Berlusconi grabs spotlight in Italy's EU vote

ROME – Italian Premier Silvio Berlusconi has weathered corruption probes and public outrage at his tasteless quips — emerging each time with his popularity intact.

On Saturday, Italians can weigh in on whether the conservative leader has finally gone too far.

The country is picking its members of the European Parliament against a backdrop of accusations that Berlusconi had an inappropriate relationship with an 18-year-old model and used a government plane to ferry friends to his vacation villa.

Despite a deep recession and rising unemployment, the scandals have transfixed Italians and hijacked most of the campaign for the two-day vote to select Italy's 72 European Parliament members. Results were expected Sunday.

The campaign, "on the whole, was hardly praiseworthy," Milan daily Corriere della Sera headlined Saturday its front-page commentary, which lamented that the run-up to the vote was heavy on mud and light on any serious discussion on European issues like crime, immigration or unemployment.

"Berlusconi has succeeded in making the European election a plebiscite on him," said James Walston, a political science professor at the American University of Rome. "Most Italians are voting on whether or not they like the government, there is very little that is a European issue."

The uproar may have dented Berlusconi's popularity, but there has been little to suggest a possible electoral defeat. In mid-May, with the scandal already raging, polls gave Berlusconi's Freedom People Party a two-digit lead over the Democratic Party, its main center-left rival.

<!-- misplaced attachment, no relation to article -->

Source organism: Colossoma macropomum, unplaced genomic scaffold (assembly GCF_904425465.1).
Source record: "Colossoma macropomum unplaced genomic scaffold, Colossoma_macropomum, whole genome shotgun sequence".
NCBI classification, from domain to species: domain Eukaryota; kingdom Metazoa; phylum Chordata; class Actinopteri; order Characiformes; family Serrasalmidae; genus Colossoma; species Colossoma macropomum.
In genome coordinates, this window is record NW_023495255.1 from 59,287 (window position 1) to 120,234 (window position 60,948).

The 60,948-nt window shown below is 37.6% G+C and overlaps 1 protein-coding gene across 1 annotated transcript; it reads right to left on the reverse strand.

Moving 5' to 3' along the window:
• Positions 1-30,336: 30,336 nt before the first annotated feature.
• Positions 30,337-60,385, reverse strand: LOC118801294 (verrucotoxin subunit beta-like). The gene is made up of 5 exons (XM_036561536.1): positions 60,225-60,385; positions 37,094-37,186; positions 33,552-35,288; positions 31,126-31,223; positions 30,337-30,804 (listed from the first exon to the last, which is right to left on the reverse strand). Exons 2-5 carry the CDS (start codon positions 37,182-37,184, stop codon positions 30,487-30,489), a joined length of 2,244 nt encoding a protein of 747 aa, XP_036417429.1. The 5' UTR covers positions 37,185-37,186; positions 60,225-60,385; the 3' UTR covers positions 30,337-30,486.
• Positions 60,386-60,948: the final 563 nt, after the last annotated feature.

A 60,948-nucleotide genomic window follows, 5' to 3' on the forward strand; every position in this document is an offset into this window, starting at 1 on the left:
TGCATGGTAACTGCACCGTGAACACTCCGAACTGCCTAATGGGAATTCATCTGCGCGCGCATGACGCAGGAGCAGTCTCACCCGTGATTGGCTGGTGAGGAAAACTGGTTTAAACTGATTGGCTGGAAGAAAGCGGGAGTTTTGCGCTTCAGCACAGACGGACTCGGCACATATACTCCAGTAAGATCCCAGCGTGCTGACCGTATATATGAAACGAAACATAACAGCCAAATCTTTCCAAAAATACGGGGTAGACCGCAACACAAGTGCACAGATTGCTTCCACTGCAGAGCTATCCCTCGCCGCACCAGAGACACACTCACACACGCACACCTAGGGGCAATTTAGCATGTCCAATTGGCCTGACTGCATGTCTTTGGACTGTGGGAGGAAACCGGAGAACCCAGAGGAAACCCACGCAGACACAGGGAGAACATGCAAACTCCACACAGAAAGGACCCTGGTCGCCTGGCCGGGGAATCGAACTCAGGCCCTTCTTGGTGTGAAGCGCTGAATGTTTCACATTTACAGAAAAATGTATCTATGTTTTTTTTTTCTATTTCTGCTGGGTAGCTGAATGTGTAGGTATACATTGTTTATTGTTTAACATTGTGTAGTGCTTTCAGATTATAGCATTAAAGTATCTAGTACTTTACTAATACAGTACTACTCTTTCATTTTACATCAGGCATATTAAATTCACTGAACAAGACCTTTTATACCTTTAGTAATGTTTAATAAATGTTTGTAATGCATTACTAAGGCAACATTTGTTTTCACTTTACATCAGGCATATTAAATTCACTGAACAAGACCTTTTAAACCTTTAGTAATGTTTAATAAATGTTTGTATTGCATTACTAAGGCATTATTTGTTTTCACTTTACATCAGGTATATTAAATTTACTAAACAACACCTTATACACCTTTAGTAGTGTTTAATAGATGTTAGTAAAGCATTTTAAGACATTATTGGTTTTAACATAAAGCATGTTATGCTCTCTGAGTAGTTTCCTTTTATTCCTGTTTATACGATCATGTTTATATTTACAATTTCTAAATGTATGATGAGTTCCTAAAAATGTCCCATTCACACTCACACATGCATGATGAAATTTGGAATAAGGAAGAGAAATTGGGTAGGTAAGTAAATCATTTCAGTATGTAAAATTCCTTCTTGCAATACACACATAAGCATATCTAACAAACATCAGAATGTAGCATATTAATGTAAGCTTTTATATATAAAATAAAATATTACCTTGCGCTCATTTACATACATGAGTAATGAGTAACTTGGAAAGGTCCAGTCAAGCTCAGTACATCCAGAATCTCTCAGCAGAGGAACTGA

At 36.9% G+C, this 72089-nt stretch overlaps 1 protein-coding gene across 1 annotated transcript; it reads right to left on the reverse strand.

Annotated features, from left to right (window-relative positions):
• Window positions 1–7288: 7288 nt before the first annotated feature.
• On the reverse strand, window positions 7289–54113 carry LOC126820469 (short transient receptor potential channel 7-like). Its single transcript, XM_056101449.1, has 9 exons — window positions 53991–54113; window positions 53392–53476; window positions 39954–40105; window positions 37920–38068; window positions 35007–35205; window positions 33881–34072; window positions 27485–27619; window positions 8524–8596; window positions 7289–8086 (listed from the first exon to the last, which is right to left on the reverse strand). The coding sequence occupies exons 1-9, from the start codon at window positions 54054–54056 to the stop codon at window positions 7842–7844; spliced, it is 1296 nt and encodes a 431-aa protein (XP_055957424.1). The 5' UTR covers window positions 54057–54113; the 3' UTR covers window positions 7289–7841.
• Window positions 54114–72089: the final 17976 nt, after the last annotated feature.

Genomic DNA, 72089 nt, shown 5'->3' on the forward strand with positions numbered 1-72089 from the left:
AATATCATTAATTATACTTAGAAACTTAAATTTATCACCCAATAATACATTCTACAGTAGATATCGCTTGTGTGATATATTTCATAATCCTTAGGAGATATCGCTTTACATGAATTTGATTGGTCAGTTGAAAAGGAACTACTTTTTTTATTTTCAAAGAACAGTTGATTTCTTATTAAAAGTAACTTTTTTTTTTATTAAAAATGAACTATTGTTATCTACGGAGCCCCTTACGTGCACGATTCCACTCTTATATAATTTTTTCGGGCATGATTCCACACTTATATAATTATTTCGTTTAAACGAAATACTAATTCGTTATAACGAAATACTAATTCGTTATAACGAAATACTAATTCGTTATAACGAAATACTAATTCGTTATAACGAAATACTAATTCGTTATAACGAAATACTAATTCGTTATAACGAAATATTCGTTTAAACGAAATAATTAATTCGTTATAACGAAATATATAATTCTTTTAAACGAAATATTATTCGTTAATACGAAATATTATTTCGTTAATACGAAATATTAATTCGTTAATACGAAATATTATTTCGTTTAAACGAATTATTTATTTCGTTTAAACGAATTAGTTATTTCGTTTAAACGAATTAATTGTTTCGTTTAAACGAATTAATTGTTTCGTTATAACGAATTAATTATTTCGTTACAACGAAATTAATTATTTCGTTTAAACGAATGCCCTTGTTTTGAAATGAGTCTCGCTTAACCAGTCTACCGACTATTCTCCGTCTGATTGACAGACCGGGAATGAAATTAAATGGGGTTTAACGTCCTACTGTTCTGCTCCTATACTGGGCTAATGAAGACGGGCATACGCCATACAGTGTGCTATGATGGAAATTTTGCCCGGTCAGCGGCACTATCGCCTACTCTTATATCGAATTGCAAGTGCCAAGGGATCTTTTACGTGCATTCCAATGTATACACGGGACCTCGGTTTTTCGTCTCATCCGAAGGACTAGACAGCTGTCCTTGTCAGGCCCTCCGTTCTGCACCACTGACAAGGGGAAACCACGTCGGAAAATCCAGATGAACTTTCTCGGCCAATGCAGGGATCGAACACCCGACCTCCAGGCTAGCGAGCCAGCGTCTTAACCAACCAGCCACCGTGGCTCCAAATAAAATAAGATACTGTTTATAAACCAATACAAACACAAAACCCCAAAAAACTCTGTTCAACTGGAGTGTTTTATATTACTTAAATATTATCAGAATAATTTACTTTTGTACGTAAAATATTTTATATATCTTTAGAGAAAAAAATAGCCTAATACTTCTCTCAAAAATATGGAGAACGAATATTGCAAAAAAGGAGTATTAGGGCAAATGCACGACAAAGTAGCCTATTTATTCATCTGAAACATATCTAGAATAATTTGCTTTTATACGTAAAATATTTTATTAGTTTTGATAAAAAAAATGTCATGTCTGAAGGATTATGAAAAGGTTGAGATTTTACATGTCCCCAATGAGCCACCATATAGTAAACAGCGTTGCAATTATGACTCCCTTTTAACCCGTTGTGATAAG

Berlusconi's wife, Veronica Lario, cited the premier's attendance at a woman's 18th birthday party when she announced her intention to divorce. The premier denied having a sexual relationship with woman, saying she is a daughter of an old friend.

More recently, Berlusconi was placed under investigation after photos surfaced showing friends flown on a government plane for parties at the leader's villa in Sardinia. Berlusconi maintains the guests traveled with him at no extra cost to taxpayers and provided entertainment during a state visit by a foreign leader.

On Friday, Spanish newspaper El Pais published photographs of topless women and a naked man lounging at the villa. Berlusconi called the photos an invasion of privacy and moved to sue the paper.

The center-left opposition has questioned the 72-year-old media tycoon's values and accused him of abusing his position.

Berlusconi dismissed the allegations as lies and leftist machinations, and said the opposition was attacking him personally because it had no real arguments.

Some Italians sounded weary or disappointed about the heavy scandal coverage.

"I didn't care much for the electoral campaign," said Salvatore Pieropan, a 62-year-old sculptor. "I would have liked it if the politicians spoke more about politics and not gossip."

Other Italians said they thought the scandal wouldn't hurt Berlusconi at the polls.

"He has given the Italians all they wanted. So the scandal won't have any impact," said Katia Felli, 24, who works at a shoe store.

Berlusconi, now in his third stint as premier, won a landslide victory last year despite corruption charges related to his business dealings hanging over his head.

Associated Press Writers Gary Peach in Riga, Latvia, George Cini in Valletta, Malta, Karel Janicek, in Prague, Menelaos Hadjicostis in Nicosia, Cyprus, and Raymond Carlson in Rome contributed to this report.

in Bulgaria. AP